So then we ask ourselves, if this catastrophe did happen, what could we do? And we describe ways that we could cope if the worst case does occur. So maybe these are things like: if I start to worry too much about what’s going on, instead of texting them over and over looking for reassurance, I could do something to distract myself. Or call a friend or meet up with someone for coffee. Or go for a walk or get some exercise or use any of my distress tolerance skills.

And then when they do get home if there is an argument, I can do my best to listen to what they’re upset about without reacting emotionally. And then use my objectives effectiveness skills to let them know how I feel about the situation and what I’d like from them. And this helps calm our emotions because we know that even if the worst case scenario does occur there are things we can do to help ourselves cope.

And then finally in step six we ask ourselves does my emotion fit the facts so first we go back to part one where we wrote down our emotion and rated its intensity. And now we re-rate the intensity of that emotion based on how we feel now. And then we ask ourselves, does my emotion fit the facts? And does its intensity and duration fit the facts? And we rate how much it fits the facts on a scale from zero to five, where zero is no not at all it doesn’t fit the facts, and five is yes it absolutely fits the facts.

Now how do we determine whether or not our emotions fit the facts? Well Marsha Linehan gives us some examples of emotions that fit the facts, and this isn’t a complete list and there could be other reasons you feel an emotion and it does fit the facts.

So sadness fits the facts if you’ve lost something or someone important to you, or if things aren’t the way you wanted or expected or hoped them to be. And anxiety or fear fit the facts if there’s a threat to your life or health or well-being, or that of someone you care about. And anger fits the facts if an important goal is blocked, or a desired activity is interrupted or prevented, or if you or someone you care about is attacked or hurt or insulted or threatened by others, or if the integrity or status of your social group is offended or threatened.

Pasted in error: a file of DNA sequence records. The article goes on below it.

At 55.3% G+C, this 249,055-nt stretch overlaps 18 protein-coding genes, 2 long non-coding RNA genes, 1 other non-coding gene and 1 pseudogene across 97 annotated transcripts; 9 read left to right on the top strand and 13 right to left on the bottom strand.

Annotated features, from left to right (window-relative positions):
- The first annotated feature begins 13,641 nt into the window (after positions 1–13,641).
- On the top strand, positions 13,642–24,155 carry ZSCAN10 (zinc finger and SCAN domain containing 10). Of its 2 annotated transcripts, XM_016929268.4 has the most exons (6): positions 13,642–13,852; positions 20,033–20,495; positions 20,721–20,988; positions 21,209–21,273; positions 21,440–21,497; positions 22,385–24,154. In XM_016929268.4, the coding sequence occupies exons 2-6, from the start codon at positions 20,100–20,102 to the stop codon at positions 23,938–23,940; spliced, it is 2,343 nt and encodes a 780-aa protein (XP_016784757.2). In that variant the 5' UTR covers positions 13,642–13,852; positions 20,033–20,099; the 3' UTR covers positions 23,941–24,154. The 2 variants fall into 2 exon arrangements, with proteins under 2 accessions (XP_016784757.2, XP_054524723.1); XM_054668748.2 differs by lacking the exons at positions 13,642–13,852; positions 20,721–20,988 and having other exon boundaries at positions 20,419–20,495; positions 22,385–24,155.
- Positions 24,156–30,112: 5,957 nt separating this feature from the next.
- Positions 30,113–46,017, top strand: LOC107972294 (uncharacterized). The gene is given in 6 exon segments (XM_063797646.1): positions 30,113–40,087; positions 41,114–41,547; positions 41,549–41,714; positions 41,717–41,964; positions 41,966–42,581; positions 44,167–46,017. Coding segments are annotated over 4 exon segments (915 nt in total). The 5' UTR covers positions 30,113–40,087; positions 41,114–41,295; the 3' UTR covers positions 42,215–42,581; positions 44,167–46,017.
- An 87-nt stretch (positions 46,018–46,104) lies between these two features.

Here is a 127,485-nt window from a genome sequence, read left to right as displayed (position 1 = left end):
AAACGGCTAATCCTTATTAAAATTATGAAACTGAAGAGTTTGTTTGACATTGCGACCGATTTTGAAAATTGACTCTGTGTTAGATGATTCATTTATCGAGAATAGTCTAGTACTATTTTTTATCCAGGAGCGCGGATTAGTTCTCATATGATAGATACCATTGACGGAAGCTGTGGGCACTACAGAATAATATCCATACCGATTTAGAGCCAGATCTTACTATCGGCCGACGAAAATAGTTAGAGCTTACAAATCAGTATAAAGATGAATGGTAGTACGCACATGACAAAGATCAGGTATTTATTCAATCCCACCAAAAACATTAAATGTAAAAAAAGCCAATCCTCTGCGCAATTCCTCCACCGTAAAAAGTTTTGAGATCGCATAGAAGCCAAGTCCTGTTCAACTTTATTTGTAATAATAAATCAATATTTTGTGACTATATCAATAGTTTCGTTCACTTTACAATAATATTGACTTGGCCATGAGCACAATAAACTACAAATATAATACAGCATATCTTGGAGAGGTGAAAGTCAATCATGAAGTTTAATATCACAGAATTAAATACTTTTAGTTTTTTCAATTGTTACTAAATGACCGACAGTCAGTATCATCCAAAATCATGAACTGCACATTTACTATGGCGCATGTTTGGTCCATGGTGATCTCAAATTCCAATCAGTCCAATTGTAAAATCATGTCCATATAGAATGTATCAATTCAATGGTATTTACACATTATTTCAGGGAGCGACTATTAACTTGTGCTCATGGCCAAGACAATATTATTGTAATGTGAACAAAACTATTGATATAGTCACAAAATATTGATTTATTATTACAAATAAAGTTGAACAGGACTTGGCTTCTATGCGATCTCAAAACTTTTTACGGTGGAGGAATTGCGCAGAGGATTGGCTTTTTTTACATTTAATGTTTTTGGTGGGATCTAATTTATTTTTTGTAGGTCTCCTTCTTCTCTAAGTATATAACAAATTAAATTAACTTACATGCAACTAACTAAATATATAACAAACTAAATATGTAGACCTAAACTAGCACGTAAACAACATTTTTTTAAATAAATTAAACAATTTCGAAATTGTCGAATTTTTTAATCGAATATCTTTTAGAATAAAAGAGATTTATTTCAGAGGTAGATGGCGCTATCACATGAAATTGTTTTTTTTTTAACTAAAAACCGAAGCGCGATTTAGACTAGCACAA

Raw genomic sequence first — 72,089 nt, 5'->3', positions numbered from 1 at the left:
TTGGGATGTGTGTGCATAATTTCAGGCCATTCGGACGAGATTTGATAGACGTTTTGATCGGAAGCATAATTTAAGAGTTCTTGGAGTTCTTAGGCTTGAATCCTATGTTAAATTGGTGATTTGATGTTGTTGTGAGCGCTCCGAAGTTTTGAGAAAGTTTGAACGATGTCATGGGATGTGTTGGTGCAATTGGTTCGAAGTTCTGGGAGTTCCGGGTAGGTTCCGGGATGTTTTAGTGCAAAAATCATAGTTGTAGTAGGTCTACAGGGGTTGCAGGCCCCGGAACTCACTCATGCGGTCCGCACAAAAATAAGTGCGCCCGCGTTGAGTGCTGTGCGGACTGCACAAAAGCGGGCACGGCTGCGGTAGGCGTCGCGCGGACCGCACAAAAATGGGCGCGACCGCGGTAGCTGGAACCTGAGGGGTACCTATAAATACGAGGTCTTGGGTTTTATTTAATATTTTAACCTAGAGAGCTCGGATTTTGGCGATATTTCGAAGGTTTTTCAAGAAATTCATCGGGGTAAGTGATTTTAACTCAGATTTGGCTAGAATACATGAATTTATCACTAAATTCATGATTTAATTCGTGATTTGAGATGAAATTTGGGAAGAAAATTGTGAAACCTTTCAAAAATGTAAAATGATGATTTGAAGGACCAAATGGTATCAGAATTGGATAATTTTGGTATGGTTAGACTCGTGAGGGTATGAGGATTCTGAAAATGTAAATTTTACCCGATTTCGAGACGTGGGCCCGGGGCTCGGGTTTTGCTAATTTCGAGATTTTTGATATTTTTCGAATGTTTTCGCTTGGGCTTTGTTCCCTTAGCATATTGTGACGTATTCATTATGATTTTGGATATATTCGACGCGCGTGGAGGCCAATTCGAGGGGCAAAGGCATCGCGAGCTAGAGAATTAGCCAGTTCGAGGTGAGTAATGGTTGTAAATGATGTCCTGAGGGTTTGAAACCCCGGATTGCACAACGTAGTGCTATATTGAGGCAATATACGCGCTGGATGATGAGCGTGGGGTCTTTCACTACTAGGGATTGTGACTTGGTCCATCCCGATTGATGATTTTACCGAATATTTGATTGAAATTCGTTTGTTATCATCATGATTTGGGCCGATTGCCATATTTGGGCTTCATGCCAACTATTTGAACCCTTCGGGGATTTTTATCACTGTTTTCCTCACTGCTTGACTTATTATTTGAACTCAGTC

And then we can judge how well the intensity and duration of an emotion fits the facts by asking ourselves, how likely is it the expected outcome will occur, how important the outcomes are, and how effective the emotion is in my life right now. Is the emotion helping me or is it getting in the way? So once we’ve determined whether or not our emotions fit the facts, there’s a flow chart we can use to help us decide what to do next and I’ll talk about this emotion regulation flow chart in my next video.

This Check the Fact worksheet is adapted from from DBT Skills Training Handouts and Worksheets by Marsha M. Linehan. You can download the Check the Facts worksheet in PDF or Word format. If you have any questions or comments, please leave them on the YouTube video page.

Opposite Action and Emotion Regulation in DBT

Opposite Action is a DBT emotion regulation skill that helps us change unwanted emotions. Our emotions have a strong effect on our actions and behavior. We tend to act in line with how we’re feeling. But when we do this, our behavior feeds back into our existing emotions, making them even stronger.

Opposite action teaches us to act opposite to how our emotions are telling us to act. When we use opposite action, we reduce the intensity and duration of our emotions, and may sometimes even change the way we feel altogether.

DBT Skills: Opposite Action and Emotion Regulation

This transcription was auto-generated by YouTube. I’ve only added minimal editing, so I apologize for any errors, run-on sentences, etc.

Just like when we’re feeling a certain way we tend to have thoughts that are congruent with the way that we’re feeling, and then those thoughts feed back into how we’re feeling, making those feelings even stronger, the same sort of relationship exists between how we’re feeling and our behavior and how we act.